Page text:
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This functionalist view is becoming decreasingly important to our understanding of the family as a social group, because the theoretical basis behind it is being undermined by the facts. Modern society in western civilization has undergone massive changes, and family structures are increasingly changing, although functionalists may be correct in some aspects of their theoretical explanations of the family, they are not throughout. Statistics have shown massive changes in family structures in the UK which will change again over time, most probably threatening the functionalist view of the nuclear family being the most dominant and useful family type.

Focus on Families (UK), ONS (2007), show that there are increasing numbers of differing family structures. 56% of the UK family structures consist of ‘Married, (both parents)’, 26% show ‘lone parents’, 7% show ‘married, (step family)’, 6% show ‘cohabiting (birth parents)’, and 5% show ‘cohabiting (step family)’.

These figures show that there are increasing numbers of single parent families and also extended families, these more complicated family units are seemingly ignored by the functionalist view, yet are becoming a more important aspect of modern society, and therefore for the functionalist view to truly contribute to our understanding of modern society, then it should include these family units also, as it is becoming increasingly apparent that the nuclear family is becoming less ‘universal’. The functionalist view also ignores the dysfunctional family and its outcomes and impacts on society.

Other agencies have taken over some of the functions that traditionally belonged to the family, there is an increasing emergence of clubs and youth groups to help support and encourage children in ways which the changes of society means that the family may no longer be able to cope with due to the adults in the household being encouraged to work more. Schools are also adapting and offering children extra-curricular activities.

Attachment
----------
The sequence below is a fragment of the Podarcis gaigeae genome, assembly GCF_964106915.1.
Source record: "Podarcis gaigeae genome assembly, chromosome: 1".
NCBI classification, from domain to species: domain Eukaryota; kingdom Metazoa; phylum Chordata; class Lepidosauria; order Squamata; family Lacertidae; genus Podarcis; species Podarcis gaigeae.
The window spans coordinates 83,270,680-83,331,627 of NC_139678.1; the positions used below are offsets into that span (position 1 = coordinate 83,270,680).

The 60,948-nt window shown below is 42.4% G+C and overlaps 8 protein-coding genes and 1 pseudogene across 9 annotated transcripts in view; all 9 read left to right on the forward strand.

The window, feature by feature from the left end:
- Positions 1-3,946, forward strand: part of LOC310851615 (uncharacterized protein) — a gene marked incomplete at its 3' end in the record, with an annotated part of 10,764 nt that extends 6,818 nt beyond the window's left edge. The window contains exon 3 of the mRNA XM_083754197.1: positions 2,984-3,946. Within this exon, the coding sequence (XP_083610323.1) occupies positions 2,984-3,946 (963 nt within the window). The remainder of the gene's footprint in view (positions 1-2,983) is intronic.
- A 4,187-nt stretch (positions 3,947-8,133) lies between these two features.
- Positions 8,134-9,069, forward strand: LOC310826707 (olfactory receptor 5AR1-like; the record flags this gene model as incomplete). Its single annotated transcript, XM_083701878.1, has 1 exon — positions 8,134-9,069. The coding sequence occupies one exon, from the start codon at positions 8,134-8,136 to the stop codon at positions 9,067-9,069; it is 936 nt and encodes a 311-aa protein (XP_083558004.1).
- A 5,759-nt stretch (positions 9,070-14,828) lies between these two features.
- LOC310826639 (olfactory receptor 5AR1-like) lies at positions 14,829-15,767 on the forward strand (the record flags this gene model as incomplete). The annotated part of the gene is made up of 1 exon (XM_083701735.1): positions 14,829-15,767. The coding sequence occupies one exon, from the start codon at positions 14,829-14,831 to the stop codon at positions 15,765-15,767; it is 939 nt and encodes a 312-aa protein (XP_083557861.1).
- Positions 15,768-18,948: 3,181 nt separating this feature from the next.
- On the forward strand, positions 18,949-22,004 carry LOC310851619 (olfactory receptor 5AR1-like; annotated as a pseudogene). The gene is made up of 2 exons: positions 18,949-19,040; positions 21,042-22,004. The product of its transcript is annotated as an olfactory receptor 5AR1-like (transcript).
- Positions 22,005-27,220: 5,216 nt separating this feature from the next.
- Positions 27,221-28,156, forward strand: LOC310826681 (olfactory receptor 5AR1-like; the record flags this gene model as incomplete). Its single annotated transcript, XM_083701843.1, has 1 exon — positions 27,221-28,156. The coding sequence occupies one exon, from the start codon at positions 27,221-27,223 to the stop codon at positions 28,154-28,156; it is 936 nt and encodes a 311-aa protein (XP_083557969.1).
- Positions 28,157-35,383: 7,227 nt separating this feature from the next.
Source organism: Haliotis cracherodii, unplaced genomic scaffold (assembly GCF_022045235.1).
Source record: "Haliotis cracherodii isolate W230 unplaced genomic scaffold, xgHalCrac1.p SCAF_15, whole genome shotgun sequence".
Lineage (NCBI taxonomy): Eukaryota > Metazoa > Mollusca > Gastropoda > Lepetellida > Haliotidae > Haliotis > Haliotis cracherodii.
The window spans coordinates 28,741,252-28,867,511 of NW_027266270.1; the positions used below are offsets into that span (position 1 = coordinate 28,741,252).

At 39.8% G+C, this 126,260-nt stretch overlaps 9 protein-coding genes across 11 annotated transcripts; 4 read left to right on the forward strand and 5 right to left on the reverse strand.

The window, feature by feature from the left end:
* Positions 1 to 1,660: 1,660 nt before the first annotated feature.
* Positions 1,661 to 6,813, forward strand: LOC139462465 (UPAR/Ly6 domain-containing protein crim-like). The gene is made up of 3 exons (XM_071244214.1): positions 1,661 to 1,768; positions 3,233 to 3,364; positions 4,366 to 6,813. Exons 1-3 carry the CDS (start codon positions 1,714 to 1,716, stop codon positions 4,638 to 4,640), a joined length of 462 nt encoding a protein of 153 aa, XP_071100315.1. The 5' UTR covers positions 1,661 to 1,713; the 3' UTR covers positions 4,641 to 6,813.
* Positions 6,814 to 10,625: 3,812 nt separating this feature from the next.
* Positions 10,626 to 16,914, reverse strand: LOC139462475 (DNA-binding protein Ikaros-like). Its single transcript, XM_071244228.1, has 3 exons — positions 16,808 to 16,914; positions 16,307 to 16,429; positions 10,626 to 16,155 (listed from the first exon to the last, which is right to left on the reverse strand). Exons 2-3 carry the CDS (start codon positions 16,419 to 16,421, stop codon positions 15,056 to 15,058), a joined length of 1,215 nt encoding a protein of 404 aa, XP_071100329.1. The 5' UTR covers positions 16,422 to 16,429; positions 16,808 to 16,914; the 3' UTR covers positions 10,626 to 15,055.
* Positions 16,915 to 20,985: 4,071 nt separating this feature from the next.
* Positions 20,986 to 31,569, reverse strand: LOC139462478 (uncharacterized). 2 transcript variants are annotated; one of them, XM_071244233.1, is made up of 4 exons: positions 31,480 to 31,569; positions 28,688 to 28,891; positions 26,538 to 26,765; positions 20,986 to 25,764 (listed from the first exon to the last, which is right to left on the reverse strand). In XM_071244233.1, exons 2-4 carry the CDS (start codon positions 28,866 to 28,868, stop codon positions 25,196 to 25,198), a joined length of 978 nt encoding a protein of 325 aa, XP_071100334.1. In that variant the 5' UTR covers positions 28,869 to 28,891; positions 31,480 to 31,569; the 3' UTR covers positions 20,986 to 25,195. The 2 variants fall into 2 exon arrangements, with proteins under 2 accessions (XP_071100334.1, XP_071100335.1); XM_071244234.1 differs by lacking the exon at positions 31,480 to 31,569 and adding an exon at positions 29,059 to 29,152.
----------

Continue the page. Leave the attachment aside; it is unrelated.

The functionalist view does not focus on family practical’s, it may not be practical for certain families to have a nuclear family style, which is why there is an increasing emergence of more diverse family styles in Britain.

The other theoretical explanation for the family in modern society is the feminist explanation, the feminist view and explanation of the family has more perspectives than the functionalist as the feminist beliefs split into three categories, most however emphasise the family as a site and source of oppression.

The first division of feminist theory of the family is radical feminists, they see the family as maintaining an important role in male power. Valerie Bryson (1992), states that all radical feminism sees the ‘oppression of women as the most fundamental and universal form of domination’. They believe that men have immersed themselves so deeply in technology that there is no feminine alternative.

The second division is liberal feminists, who hold an ideology that women will transform society through their personal interactions with the opposite sex. They do not demand privileges for women, just that they receive equal consideration and that there should be no bias because of sexual orientation, liberal feminists seek to provide economic equality, they don’t believe it is right for men to earn more money than women based purely on their sex.

The third division is marxist-feminist. Marxists such as Engels and Zaretsky acknowledge the exploitation of women in family life and marriage, however they emphasise the relationship between the family and capitalism, rather than the effects that the family has on women.

Social feminists see the domestic division of labour as an outcome of industrial capitalism.

A domestic division of labour could have existed prior to industrialisation, but it seems clear that capitalist production brought about a much sharper distinction, resulting in the crystallisation of ‘male spheres’ and ‘female spheres’, and therefore the emergence of power relationships.

However there is no variation within the family life due to social class, religion, ethnicity or sexuality.

Feminists generally believe that there are unequal power relationships that exist within many families, due to the fact that not only do women tend to shoulder concrete tasks such as cleaning and child care, they also invest large amounts of emotional labour in maintaining personal relationships. (Duncombe and Marsden 1993)

Barrie Thorne (1982) argued that four main themes are central to the feminist explanation for the family in modern society.